- ↵Olgin JE, Sih HJ, Hanish S, et al. Heterogeneous atrial denervation creates substrate for sustained atrial fibrillation. Circulation. 1998; 98: 2608–2614.
- ↵Hagendorff A, Schumacher B, Kirchhoff S, et al. Conduction disturbances and increased atrial vulnerability in connexin40-deficient mice analyzed by transesophageal stimulation. Circulation. 1999; 99: 1508–1515.
- ↵Raiesdana A, Verheule S, Nakajima H, et al. Inducibility of atrial tachyarrhythmias in transgenic mice with selective atrial fibrosis due to overexpression of TGF-β1. PACE. 2001; 24: 549. Abstract.
- ↵Scotland RS, Morales-Ruiz M, Chen Y, et al. Functional reconstitution of endothelial nitric oxide synthase reveals the importance of serine 1179 in endothelium-dependent vasomotion. Circ Res. 2002; 90: 904–910.
- ↵Baek SH, Hrabie JA, Keefer LK, et al. Augmentation of intrapericardial nitric oxide level by a prolonged-release nitric oxide donor reduces luminal narrowing after porcine coronary angioplasty. Circulation. 2002; 105: 2779–2784.
- ↵Fei L, Baron A, Henry DP, et al. Intrapericardial delivery of L-arginine reduces the increased severity of ventricular arrhythmias in dogs with acute coronary occlusion: nitric oxide modulates sympathetic effects of ventricular electrophysiological properties. Circulation. 1997; 96: 4044–4049.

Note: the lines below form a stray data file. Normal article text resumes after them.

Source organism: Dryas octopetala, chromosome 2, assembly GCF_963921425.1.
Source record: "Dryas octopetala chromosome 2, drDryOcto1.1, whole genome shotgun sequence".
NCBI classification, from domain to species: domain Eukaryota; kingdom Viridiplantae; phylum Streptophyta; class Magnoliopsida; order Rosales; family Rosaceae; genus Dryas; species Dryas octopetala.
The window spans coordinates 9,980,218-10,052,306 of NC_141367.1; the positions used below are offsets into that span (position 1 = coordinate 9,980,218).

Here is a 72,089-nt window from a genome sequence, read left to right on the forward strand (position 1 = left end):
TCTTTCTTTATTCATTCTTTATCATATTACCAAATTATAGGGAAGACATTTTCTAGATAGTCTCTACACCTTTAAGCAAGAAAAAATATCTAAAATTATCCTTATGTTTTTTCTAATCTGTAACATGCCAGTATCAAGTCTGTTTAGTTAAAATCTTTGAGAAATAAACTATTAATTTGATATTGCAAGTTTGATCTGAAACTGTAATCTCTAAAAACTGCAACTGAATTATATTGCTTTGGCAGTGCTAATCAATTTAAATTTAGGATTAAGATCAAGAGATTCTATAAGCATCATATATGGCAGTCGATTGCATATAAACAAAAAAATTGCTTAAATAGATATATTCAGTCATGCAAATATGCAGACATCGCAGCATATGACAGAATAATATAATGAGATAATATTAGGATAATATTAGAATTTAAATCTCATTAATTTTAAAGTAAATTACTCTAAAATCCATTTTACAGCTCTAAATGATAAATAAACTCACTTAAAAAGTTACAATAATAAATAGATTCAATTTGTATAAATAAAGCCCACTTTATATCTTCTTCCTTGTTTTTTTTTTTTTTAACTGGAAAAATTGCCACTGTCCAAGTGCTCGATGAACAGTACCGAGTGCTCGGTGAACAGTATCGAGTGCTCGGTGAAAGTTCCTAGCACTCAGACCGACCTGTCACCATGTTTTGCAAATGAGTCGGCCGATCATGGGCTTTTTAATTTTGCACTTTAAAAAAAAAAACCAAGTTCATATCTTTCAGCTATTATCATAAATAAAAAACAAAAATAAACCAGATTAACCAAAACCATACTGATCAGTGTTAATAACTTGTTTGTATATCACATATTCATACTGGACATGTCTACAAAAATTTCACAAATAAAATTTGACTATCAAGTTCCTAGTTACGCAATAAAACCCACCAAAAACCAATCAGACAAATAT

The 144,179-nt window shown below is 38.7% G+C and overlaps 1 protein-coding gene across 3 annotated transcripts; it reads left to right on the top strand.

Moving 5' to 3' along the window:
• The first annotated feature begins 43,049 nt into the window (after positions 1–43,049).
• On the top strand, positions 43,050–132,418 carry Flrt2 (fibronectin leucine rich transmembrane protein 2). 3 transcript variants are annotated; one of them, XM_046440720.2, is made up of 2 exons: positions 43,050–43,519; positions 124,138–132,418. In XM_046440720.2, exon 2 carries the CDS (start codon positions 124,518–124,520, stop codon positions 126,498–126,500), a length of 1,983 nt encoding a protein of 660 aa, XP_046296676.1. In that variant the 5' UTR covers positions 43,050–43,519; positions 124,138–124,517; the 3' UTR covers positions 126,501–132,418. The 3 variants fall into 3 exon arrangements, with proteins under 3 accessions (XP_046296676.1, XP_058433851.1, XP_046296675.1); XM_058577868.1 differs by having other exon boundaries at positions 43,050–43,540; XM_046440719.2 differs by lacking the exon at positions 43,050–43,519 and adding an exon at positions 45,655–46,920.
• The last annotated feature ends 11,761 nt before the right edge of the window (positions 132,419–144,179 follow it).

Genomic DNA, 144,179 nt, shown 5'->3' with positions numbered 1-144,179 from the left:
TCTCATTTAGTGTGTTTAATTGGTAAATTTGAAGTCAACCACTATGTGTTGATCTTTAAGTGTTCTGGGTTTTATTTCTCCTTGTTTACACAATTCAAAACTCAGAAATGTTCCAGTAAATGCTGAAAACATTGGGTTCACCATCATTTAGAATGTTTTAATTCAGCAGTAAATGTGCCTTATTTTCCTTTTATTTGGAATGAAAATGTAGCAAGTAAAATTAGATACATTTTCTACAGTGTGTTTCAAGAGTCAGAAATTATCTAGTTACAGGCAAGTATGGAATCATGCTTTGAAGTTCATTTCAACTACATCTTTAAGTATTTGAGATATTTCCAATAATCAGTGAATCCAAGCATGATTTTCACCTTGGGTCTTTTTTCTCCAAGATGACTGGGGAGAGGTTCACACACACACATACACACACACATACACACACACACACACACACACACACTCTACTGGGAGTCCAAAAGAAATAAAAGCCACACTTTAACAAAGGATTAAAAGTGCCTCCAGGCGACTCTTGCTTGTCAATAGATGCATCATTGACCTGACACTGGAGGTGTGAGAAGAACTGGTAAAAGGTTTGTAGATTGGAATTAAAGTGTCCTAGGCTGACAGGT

- ↵Feng Q, Song W, Lu X, et al. Development of heart failure and congenital septal defects in mice lacking endothelial nitric oxide synthase. Circulation. 2002; 106: 873–879.
- ↵Kelly RA, Balligand JL, Smith TW. Nitric oxide and cardiac function. Circ Res. 1996; 79: 363–380.
- ↵Nakajima H, Nakajima HO, Salcher O, et al. Atrial but not ventricular fibrosis in mice expressing a mutant transforming growth factor-beta(1) transgene in the heart. Circ Res. 2000; 86: 571–579.
- ↵Jayachandran JV, Zipes DP, Weksler J, et al. Role of the Na+/H+ exchanger in short-term atrial electrophysiological remodeling. Circulation. 1999; 101: 1861–1866.
- ↵Nattel S. Atrial electrophysiological remodeling caused by rapid atrial activation: underlying mechanisms and clinical relevance to atrial fibrillation. Cardiovasc Res. 1999; 42: 298–308.
- ↵Miyata A, Hall SD, Zipes DP, et al. KB-R7943 prevents acute, atrial fibrillation-induced shortening of atrial refractoriness in anesthetized dogs. Circulation. 2002; 106: 1410–1419.
- ↵Jayachandran JV, Sih HJ, Winkle W, et al. Atrial fibrillation produced by prolonged rapid atrial pacing is associated with heterogeneous changes in atrial sympathetic innervation. Circulation. 2000; 101: 1185–1191.
- ↵Sun H, Gaspo R, Leblanc N, et al. Cellular mechanisms of atrial contractile dysfunction caused by sustained atrial tachycardia. Circulation. 1998; 98: 719–727.
- ↵Van Wagoner DR, Pond AL, McCarthy PM, et al. Outward K+ current densities and Kv1.5 expression are reduced in chronic human atrial fibrillation. Circ Res. 1997; 80: 772–781.